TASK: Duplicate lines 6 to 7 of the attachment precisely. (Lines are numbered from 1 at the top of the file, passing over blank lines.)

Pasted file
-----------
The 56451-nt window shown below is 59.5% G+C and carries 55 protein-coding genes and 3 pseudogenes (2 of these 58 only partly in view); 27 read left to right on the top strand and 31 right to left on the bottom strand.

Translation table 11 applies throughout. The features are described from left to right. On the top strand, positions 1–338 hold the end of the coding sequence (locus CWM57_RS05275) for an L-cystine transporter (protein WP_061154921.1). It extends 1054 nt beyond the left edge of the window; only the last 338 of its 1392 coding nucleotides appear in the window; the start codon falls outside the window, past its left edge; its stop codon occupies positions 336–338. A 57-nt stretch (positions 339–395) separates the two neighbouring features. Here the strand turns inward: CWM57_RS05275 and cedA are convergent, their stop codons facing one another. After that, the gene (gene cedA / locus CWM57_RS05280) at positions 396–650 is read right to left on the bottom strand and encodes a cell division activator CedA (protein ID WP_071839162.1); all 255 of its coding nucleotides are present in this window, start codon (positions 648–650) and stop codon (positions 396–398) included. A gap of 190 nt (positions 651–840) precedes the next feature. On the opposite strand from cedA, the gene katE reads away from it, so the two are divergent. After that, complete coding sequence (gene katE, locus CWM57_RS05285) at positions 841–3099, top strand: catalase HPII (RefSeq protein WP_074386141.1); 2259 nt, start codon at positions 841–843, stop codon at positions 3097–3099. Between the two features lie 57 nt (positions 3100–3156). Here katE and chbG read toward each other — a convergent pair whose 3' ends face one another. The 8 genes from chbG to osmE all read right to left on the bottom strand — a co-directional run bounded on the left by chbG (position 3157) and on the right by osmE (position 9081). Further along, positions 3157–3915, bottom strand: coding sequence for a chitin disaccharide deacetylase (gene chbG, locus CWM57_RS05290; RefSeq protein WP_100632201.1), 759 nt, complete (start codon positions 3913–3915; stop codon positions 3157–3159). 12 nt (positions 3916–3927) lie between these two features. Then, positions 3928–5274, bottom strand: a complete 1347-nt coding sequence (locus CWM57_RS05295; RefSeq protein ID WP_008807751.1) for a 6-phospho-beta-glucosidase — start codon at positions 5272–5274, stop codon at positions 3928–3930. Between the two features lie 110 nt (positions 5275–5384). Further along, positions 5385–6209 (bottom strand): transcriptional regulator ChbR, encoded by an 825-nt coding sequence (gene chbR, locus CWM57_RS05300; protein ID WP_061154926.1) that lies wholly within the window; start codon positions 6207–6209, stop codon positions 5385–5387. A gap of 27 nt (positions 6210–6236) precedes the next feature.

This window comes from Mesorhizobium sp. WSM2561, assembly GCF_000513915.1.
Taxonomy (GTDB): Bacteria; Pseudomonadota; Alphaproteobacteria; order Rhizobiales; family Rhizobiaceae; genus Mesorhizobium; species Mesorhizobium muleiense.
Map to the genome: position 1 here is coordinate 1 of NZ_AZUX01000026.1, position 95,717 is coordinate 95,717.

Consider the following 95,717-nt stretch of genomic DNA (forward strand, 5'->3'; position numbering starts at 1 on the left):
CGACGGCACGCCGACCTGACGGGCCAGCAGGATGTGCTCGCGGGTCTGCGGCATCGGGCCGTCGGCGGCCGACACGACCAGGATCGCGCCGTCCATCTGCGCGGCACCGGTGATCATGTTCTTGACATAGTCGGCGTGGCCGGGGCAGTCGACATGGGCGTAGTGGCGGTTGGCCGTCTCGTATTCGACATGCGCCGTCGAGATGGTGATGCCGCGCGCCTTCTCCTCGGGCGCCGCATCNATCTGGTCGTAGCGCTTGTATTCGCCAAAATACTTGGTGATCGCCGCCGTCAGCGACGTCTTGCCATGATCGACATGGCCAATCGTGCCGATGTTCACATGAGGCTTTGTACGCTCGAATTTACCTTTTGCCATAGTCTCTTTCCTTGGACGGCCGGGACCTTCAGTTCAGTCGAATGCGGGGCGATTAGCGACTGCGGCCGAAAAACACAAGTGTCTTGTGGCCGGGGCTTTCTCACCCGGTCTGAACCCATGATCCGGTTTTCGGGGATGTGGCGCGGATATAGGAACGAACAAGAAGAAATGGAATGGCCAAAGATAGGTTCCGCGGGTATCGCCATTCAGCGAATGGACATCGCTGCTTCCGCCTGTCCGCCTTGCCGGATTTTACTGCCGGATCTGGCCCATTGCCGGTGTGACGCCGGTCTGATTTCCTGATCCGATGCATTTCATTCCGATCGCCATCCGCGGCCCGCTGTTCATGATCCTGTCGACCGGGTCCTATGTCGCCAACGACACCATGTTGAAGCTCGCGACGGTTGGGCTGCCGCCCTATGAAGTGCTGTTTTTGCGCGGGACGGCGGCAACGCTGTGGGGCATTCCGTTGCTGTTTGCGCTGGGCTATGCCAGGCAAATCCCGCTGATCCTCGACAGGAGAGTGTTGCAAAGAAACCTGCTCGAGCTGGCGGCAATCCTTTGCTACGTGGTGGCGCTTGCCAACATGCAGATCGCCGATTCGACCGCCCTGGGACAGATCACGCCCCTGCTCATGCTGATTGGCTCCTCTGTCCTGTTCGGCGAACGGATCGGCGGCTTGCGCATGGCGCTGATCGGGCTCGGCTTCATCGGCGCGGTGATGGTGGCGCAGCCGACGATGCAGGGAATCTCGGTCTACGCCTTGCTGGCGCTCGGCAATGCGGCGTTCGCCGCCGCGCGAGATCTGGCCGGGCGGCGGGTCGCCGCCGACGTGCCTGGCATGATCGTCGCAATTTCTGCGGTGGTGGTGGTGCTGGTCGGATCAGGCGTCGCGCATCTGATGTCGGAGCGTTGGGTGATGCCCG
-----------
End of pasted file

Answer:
Consider the following 95,717-nt stretch of genomic DNA (forward strand, 5'->3'; position numbering starts at 1 on the left):
CGACGGCACGCCGACCTGACGGGCCAGCAGGATGTGCTCGCGGGTCTGCGGCATCGGGCCGTCGGCGGCCGACACGACCAGGATCGCGCCGTCCATCTGCGCGGCACCGGTGATCATGTTCTTGACATAGTCGGCGTGGCCGGGGCAGTCGACATGGGCGTAGTGGCGGTTGGCCGTCTCGTATTCGACATGCGCCGTCGAGATGGTGATGCCGCGCGCCTTCTCCTCGGGCGCCGCATCNATCTGGTCGTAGCGCTTGTATTCGCCAAAATACTTGGTGATCGCCGCCGTCAGCGACGTCTTGCCATGATCGACATGGCCAATCGTGCCGATGTTCACATGAGGCTTTGTACGCTCGAATTTACCTTTTGCCATAGTCTCTTTCCTTGGACGGCCGGGACCTTCAGTTCAGTCGAATGCGGGGCGATTAGCGACTGCGGCCGAAAAACACAAGTGTCTTGTGGCCGGGGCTTTCTCACCCGGTCTGAACCCATGATCCGGTTTTCGGGGATGTGGCGCGGATATAGGAACGAACAAGAAGAAATGGAATGGCCAAAGATAGGTTCCGCGGGTATCGCCATTCAGCGAATGGACATCGCTGCTTCCGCCTGTCCGCCTTGCCGGATTTTACTGCCGGATCTGGCCCATTGCCGGTGTGACGCCGGTCTGATTTCCTGATCCGATGCATTTCATTCCGATCGCCATCCGCGGCCCGCTGTTCATGATCCTGTCGACCGGGTCCTATGTCGCCAACGACACCATGTTGAAGCTCGCGACGGTTGGGCTGCCGCCCTATGAAGTGCTGTTTTTGCGCGGGACGGCGGCAACGCTGTGGGGCATTCCGTTGCTGTTTGCGCTGGGCTATGCCAGGCAAATCCCGCTGATCCTCGACAGGAGAGTGTTGCAAAGAAACCTGCTCGAGCTGGCGGCAATCCTTTGCTACGTGGTGGCGCTTGCCAACATGCAGATCGCCGATTCGACCGCCCTGGGACAGATCACGCCCCTGCTCATGCTGATTGGCTCCTCTGTCCTGTTCGGCGAACGGATCGGCGGCTTGCGCATGGCGCTGATCGGGCTCGGCTTCATCGGCGCGGTGATGGTGGCGCAGCCGACGATGCAGGGAATCTCGGTCTACGCCTTGCTGGCGCTCGGCAATGCGGCGTTCGCCGCCGCGCGAGATCTGGCCGGGCGGCGGGTCGCCGCCGACGTGCCTGGCATGATCGTCGCAATTTCTGCGGTGGTGGTGGTGCTGGTCGGATCAGGCGTCGCGCATCTGATGTCGGAGCGTTGGGTGATGCCCG